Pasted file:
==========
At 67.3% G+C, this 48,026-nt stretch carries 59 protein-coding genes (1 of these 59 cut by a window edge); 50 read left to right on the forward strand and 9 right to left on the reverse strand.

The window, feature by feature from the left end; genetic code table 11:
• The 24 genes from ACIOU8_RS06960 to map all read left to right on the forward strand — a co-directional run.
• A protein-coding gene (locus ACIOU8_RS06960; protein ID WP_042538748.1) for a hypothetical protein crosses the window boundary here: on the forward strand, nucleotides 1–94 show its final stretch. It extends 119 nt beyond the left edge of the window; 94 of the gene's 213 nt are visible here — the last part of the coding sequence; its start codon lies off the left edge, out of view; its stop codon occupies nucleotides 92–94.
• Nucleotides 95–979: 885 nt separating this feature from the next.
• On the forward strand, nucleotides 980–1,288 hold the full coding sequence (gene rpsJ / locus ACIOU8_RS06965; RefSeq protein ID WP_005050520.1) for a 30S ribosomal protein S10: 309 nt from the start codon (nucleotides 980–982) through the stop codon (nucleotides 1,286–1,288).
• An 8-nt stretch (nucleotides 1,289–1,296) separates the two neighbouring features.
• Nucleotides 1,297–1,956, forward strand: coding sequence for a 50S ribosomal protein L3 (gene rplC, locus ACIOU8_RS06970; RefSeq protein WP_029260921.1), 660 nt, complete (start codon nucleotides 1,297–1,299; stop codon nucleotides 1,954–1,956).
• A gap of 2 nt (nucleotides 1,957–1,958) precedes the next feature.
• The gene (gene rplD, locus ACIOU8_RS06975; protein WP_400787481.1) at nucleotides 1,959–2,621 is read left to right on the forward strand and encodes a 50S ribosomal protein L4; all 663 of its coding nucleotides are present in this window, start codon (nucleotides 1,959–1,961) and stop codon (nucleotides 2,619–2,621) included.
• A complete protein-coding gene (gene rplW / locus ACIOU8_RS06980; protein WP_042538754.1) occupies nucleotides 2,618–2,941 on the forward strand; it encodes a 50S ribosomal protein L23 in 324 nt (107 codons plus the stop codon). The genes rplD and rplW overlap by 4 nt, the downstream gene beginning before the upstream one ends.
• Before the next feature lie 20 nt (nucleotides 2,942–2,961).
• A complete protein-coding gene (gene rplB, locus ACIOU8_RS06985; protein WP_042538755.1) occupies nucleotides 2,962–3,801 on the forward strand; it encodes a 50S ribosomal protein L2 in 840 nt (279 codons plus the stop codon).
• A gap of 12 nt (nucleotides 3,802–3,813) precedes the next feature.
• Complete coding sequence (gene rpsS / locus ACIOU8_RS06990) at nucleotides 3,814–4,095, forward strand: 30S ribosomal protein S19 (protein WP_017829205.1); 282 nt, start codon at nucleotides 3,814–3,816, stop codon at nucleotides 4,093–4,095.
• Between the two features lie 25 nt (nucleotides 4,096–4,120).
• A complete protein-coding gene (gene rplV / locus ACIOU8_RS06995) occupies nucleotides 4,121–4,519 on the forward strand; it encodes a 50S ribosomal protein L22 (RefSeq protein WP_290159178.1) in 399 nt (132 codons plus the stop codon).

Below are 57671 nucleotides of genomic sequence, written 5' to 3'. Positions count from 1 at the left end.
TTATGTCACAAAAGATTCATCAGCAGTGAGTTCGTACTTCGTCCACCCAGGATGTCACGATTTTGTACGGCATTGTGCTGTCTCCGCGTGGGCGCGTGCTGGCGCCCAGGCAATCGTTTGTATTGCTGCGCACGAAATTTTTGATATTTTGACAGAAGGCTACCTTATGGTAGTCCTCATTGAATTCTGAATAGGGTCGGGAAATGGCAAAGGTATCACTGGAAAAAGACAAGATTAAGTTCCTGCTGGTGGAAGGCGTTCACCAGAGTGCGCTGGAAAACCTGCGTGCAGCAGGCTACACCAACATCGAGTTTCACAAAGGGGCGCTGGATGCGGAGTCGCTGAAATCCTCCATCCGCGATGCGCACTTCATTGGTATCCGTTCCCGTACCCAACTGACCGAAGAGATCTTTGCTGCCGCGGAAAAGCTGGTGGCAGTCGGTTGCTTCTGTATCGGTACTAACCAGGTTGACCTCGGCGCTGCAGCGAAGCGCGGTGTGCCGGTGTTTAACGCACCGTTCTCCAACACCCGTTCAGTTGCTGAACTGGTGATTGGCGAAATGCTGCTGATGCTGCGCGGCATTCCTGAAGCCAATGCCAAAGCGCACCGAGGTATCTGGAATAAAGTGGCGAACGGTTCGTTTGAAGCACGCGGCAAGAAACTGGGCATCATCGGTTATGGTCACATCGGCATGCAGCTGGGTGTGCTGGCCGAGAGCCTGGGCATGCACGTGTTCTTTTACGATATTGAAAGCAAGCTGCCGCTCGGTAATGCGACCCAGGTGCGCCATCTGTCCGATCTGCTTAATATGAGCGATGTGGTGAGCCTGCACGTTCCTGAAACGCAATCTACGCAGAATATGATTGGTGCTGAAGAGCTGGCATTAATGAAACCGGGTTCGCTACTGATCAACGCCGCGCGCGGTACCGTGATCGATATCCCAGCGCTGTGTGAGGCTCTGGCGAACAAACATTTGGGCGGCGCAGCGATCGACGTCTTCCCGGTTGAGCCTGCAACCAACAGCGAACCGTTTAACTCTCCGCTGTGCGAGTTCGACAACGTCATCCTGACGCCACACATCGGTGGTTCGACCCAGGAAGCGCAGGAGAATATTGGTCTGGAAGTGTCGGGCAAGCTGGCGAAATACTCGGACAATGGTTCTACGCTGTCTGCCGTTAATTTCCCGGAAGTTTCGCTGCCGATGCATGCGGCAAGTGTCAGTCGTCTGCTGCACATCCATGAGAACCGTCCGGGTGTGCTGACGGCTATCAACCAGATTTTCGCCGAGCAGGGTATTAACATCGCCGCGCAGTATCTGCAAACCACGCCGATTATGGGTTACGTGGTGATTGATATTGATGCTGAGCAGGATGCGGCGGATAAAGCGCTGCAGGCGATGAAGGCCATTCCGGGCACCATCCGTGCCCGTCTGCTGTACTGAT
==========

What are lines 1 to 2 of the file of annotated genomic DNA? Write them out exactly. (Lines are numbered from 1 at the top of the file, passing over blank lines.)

At 67.3% G+C, this 48,026-nt stretch carries 59 protein-coding genes (1 of these 59 cut by a window edge); 50 read left to right on the forward strand and 9 right to left on the reverse strand.

The window, feature by feature from the left end; genetic code table 11: